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Brakes weren't the problem in New York train crash, NTSB says (+video)

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(Read caption) Why train safety tech isn't yet installed
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As the National Transportation Safety Board’s investigation into the Sunday derailing of a Metro-North train continues, the possibility of mechanical error as a cause is slowly being ruled out.

The NTSB’s preliminary investigations revealed there were no anomalies in the train’s brake performance, and there was no indication that the brake systems were not functioning properly, said NTSB member Earl Weener during a Tuesday afternoon press conference.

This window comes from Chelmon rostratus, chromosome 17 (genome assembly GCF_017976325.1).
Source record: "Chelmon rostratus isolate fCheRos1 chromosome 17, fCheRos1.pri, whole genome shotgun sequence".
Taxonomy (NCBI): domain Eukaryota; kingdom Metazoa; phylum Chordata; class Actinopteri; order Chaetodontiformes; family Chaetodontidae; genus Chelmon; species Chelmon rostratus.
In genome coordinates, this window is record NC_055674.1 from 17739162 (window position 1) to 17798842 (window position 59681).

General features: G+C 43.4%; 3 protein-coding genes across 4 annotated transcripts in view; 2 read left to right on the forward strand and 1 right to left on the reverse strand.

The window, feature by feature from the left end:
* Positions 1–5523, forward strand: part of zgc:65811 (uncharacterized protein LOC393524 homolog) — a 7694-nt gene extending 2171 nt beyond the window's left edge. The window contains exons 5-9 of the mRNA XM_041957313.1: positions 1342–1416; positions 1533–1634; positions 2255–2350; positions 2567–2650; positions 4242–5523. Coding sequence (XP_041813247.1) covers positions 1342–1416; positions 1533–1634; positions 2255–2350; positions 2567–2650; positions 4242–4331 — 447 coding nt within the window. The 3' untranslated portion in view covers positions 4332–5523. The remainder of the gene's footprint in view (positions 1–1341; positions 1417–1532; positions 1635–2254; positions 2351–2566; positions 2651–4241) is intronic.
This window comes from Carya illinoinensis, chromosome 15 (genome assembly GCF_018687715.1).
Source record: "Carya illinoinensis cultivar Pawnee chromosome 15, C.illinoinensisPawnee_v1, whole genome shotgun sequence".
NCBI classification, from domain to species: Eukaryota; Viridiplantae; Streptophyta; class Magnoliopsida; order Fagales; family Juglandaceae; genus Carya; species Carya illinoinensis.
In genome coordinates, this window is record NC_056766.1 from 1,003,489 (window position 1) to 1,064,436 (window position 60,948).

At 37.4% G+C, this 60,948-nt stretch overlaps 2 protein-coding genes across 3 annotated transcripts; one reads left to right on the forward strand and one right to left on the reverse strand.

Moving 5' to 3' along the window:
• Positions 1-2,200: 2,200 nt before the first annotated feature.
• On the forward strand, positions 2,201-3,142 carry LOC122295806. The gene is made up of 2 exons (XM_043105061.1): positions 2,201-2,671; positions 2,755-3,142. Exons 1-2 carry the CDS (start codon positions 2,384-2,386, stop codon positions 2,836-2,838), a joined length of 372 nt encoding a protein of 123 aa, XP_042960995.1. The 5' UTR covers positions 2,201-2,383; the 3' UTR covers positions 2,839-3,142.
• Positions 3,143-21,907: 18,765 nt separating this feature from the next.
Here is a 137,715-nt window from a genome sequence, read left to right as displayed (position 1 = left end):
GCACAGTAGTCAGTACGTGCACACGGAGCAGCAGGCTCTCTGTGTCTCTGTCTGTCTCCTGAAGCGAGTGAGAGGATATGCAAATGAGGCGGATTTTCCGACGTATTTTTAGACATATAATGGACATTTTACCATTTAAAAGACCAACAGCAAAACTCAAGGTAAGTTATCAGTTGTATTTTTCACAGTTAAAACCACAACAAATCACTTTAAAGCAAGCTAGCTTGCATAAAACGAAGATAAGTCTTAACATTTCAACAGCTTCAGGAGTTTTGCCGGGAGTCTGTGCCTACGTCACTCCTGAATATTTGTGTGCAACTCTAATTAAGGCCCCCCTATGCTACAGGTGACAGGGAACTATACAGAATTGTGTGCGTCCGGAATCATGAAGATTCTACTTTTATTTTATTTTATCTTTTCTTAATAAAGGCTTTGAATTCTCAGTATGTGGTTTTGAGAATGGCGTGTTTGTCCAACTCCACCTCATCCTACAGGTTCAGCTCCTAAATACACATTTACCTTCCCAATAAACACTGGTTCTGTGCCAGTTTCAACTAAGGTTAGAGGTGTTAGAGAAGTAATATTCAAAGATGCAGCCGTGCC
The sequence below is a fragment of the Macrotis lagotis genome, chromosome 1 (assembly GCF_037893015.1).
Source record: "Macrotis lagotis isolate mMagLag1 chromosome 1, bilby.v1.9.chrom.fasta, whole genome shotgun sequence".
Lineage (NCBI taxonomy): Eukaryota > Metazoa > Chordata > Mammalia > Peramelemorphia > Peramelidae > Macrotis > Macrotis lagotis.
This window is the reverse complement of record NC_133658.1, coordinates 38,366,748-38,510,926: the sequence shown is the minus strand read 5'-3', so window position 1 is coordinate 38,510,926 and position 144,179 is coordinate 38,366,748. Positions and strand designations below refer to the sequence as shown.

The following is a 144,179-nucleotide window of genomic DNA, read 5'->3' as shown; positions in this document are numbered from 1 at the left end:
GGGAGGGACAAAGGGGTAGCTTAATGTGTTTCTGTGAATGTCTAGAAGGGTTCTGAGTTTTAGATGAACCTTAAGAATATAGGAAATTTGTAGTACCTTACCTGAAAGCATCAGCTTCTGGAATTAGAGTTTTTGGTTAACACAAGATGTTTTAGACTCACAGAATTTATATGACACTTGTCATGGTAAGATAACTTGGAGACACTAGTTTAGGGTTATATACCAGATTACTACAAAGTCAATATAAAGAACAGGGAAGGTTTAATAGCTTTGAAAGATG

The train’s driver, William Rockefeller, who was injured in the crash, told investigators that he “lost focus” and went into a daze shortly before the crash, according to a Reuters report on Tuesday. A second source also said Mr. Rockefeller went into a “highway hypnosis” before the crash took place.


The Metro-North train went hurling off its tracks at 82 m.p.h. in an area where the speed limit is 30 m.p.h.

Whatever the findings on the cause of the crash, the engineer could be faulted for the train's speed alone, said New York Gov. Andrew Cuomo.


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